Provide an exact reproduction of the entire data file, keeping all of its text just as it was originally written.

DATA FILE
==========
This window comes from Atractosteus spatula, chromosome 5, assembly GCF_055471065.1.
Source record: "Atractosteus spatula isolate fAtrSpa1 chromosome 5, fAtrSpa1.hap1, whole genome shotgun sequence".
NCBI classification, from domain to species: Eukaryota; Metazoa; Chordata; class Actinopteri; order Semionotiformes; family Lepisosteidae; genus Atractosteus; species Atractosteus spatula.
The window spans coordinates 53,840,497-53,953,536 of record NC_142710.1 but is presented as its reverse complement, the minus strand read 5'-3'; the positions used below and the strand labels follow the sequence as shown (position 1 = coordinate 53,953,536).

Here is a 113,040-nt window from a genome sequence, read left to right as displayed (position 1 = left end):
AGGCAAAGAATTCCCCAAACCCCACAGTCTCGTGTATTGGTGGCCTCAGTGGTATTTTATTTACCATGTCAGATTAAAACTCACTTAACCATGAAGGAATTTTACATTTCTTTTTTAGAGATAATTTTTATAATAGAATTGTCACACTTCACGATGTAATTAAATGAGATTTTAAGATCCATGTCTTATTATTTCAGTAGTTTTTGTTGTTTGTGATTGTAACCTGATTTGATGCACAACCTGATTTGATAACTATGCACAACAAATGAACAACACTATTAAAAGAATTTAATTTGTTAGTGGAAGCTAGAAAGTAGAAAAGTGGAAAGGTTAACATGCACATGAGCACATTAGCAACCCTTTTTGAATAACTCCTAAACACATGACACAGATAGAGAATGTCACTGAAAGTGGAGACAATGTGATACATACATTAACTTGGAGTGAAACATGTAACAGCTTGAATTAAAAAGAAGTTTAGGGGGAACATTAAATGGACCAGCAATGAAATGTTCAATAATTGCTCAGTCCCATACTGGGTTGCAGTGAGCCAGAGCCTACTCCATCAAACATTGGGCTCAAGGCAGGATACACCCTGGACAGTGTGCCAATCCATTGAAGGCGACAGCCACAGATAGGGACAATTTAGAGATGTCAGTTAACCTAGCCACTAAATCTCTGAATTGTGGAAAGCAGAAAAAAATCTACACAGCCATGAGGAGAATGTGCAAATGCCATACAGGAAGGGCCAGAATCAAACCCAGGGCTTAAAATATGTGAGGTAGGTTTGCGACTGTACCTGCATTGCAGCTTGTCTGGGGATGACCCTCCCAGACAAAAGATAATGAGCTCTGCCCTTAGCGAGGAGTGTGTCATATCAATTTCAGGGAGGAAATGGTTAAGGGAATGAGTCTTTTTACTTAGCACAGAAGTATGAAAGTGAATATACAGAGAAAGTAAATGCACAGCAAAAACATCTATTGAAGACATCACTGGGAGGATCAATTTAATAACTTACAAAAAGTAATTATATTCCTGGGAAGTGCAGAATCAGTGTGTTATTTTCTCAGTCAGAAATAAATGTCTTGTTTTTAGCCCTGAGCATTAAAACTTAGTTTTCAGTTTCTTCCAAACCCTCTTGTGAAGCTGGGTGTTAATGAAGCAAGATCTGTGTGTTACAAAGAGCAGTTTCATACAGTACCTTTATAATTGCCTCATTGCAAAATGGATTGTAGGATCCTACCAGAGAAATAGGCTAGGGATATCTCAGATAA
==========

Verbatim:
This window comes from Atractosteus spatula, chromosome 5, assembly GCF_055471065.1.
Source record: "Atractosteus spatula isolate fAtrSpa1 chromosome 5, fAtrSpa1.hap1, whole genome shotgun sequence".
NCBI classification, from domain to species: Eukaryota; Metazoa; Chordata; class Actinopteri; order Semionotiformes; family Lepisosteidae; genus Atractosteus; species Atractosteus spatula.
The window spans coordinates 53,840,497-53,953,536 of record NC_142710.1 but is presented as its reverse complement, the minus strand read 5'-3'; the positions used below and the strand labels follow the sequence as shown (position 1 = coordinate 53,953,536).

Here is a 113,040-nt window from a genome sequence, read left to right as displayed (position 1 = left end):
AGGCAAAGAATTCCCCAAACCCCACAGTCTCGTGTATTGGTGGCCTCAGTGGTATTTTATTTACCATGTCAGATTAAAACTCACTTAACCATGAAGGAATTTTACATTTCTTTTTTAGAGATAATTTTTATAATAGAATTGTCACACTTCACGATGTAATTAAATGAGATTTTAAGATCCATGTCTTATTATTTCAGTAGTTTTTGTTGTTTGTGATTGTAACCTGATTTGATGCACAACCTGATTTGATAACTATGCACAACAAATGAACAACACTATTAAAAGAATTTAATTTGTTAGTGGAAGCTAGAAAGTAGAAAAGTGGAAAGGTTAACATGCACATGAGCACATTAGCAACCCTTTTTGAATAACTCCTAAACACATGACACAGATAGAGAATGTCACTGAAAGTGGAGACAATGTGATACATACATTAACTTGGAGTGAAACATGTAACAGCTTGAATTAAAAAGAAGTTTAGGGGGAACATTAAATGGACCAGCAATGAAATGTTCAATAATTGCTCAGTCCCATACTGGGTTGCAGTGAGCCAGAGCCTACTCCATCAAACATTGGGCTCAAGGCAGGATACACCCTGGACAGTGTGCCAATCCATTGAAGGCGACAGCCACAGATAGGGACAATTTAGAGATGTCAGTTAACCTAGCCACTAAATCTCTGAATTGTGGAAAGCAGAAAAAAATCTACACAGCCATGAGGAGAATGTGCAAATGCCATACAGGAAGGGCCAGAATCAAACCCAGGGCTTAAAATATGTGAGGTAGGTTTGCGACTGTACCTGCATTGCAGCTTGTCTGGGGATGACCCTCCCAGACAAAAGATAATGAGCTCTGCCCTTAGCGAGGAGTGTGTCATATCAATTTCAGGGAGGAAATGGTTAAGGGAATGAGTCTTTTTACTTAGCACAGAAGTATGAAAGTGAATATACAGAGAAAGTAAATGCACAGCAAAAACATCTATTGAAGACATCACTGGGAGGATCAATTTAATAACTTACAAAAAGTAATTATATTCCTGGGAAGTGCAGAATCAGTGTGTTATTTTCTCAGTCAGAAATAAATGTCTTGTTTTTAGCCCTGAGCATTAAAACTTAGTTTTCAGTTTCTTCCAAACCCTCTTGTGAAGCTGGGTGTTAATGAAGCAAGATCTGTGTGTTACAAAGAGCAGTTTCATACAGTACCTTTATAATTGCCTCATTGCAAAATGGATTGTAGGATCCTACCAGAGAAATAGGCTAGGGATATCTCAGATAA